Draft Trade Union and Labour
Relations (Consolidation) Act 1992 (Amendment) Order 2013
The Committee consisted of the following Members:
Lloyd Owen, Committee Clerk
† attended the Committee
The following also attended ( Standing Order No. 118(2) ) :
Draft Trade Union and Labour Relations (Consolidation) Act 1992 (Amendment) Order 2013
It is a great pleasure to serve under your Chairmanship, Mr Brady. Today, I am presenting an order amending the rules on collective redundancies. I shall set out for the Committee the three things it does. First, it reduces the current 90-day minimum period for 100 or more redundancies to 45 days, which is the minimum time that must elapse before the first dismissal takes effect. Secondly, it makes an equivalent change to the requirement to notify the Secretary of State in advance, which will also reduce the time before the first dismissal can take effect from 90 to 45 days. Thirdly, it removes fixed-term contracts that have reached their agreed termination point from the obligation to consult. The changes follow an extensive consultation process and will be complemented by guidance being developed by ACAS.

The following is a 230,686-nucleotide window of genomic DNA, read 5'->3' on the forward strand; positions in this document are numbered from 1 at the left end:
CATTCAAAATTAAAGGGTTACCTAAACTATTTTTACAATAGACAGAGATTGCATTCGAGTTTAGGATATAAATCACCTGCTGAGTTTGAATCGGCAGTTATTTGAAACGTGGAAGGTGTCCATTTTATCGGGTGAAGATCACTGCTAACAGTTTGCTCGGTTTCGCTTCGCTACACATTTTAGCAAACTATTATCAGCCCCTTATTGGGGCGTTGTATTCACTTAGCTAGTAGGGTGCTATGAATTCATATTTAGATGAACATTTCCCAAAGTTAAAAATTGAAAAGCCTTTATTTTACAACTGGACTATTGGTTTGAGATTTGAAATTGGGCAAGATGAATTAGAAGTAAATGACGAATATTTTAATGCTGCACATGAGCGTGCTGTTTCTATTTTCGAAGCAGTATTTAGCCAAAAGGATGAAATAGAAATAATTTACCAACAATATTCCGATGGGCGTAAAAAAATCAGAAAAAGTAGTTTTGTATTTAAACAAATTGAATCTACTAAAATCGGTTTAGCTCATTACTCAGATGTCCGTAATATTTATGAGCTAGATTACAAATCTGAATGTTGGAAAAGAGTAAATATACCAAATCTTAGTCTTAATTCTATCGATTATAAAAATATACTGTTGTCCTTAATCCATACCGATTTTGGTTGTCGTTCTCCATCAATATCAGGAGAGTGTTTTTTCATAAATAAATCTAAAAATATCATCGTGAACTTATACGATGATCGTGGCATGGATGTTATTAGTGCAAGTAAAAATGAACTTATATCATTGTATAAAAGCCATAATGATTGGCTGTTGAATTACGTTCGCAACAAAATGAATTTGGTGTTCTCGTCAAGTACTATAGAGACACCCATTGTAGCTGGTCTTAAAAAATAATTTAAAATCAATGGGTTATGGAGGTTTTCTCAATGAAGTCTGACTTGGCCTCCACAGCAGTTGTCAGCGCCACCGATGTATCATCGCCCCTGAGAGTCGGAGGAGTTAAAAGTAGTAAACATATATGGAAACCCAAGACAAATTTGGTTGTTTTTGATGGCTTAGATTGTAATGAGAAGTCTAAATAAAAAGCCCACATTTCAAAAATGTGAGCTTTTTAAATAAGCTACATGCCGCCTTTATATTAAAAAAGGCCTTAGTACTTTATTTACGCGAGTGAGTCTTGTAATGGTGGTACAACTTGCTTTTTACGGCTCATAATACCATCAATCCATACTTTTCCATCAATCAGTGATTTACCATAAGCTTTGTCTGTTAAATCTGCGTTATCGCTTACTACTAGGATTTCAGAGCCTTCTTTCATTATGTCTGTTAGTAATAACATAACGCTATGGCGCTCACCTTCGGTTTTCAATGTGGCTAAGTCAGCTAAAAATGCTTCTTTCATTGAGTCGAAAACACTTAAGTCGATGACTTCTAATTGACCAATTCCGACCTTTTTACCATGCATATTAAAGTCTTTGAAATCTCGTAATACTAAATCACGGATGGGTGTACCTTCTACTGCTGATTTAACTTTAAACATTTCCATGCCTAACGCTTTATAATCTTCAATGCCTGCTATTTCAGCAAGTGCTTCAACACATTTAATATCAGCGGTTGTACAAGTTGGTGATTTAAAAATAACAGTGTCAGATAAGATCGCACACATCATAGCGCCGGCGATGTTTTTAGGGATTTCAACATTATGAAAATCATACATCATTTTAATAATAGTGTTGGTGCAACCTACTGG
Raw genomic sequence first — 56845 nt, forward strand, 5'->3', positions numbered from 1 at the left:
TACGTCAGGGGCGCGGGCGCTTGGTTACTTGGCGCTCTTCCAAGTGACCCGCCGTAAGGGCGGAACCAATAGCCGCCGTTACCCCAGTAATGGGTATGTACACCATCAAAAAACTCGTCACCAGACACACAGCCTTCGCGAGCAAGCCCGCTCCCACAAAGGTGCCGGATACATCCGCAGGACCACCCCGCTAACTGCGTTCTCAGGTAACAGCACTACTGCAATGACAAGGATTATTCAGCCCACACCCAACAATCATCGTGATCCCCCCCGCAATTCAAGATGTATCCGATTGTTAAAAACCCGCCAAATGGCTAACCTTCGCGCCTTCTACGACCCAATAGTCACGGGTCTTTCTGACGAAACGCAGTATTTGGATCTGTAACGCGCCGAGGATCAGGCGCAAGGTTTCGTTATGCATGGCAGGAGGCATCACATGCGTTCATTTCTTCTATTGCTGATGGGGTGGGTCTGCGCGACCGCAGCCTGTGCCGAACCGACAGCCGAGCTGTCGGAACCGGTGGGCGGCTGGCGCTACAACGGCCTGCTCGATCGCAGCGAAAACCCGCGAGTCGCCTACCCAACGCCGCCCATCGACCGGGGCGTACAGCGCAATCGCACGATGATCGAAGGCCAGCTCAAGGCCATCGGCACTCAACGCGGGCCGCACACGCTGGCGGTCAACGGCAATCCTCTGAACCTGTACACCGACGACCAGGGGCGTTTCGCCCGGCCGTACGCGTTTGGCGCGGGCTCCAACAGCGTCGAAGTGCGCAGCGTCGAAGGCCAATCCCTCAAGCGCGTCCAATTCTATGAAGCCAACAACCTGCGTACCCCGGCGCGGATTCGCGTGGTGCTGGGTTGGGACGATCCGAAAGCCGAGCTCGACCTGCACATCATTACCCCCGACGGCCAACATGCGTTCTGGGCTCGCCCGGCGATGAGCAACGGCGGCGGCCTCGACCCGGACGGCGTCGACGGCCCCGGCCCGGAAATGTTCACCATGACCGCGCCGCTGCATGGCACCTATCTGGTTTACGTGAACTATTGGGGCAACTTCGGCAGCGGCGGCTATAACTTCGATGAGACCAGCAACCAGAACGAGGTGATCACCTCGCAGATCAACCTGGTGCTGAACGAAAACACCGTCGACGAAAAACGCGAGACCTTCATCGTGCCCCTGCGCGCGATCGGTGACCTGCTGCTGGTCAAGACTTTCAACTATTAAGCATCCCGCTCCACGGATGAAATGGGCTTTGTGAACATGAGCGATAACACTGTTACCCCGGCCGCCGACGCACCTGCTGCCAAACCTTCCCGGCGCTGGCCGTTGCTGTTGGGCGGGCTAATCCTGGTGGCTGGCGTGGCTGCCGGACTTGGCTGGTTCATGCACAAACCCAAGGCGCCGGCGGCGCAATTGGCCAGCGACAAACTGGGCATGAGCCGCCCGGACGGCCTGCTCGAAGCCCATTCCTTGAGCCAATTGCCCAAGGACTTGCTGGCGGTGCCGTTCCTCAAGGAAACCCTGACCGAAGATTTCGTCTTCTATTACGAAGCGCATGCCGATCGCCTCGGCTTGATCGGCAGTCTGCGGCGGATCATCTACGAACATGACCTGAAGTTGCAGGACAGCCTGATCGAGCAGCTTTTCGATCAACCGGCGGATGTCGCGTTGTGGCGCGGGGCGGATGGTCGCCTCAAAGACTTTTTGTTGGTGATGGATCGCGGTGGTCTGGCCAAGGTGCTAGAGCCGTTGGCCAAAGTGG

To help the Committee appreciate the impact of the changes and the reasons why they are being made, I must first say something about the current rules. The starting point is the European directive on collective redundancies, implemented by the Trade Union and Labour Relations (Consolidation) Act 1992. The directive aims to protect employees in large-scale redundancies without preventing employers from taking the steps necessary to restructure. UK legislation expands on the directive by introducing minimum time periods, which apply where the employer proposes 20 or more redundancies at a single establishment within a period of 90 days or less. They can take two forms depending on the number of people involved: first, no redundancy can occur until at least 30 days after the start of the consultation where between 20 and 99 redundancies are proposed; and, secondly, no redundancy can occur until at least 90 days after the start of the consultation where 100 or more redundancies are proposed. The measure does not impact on individual notice periods, which do not begin until redundancy notices have been issued, and redundancy notices cannot be issued until consultation is genuinely complete.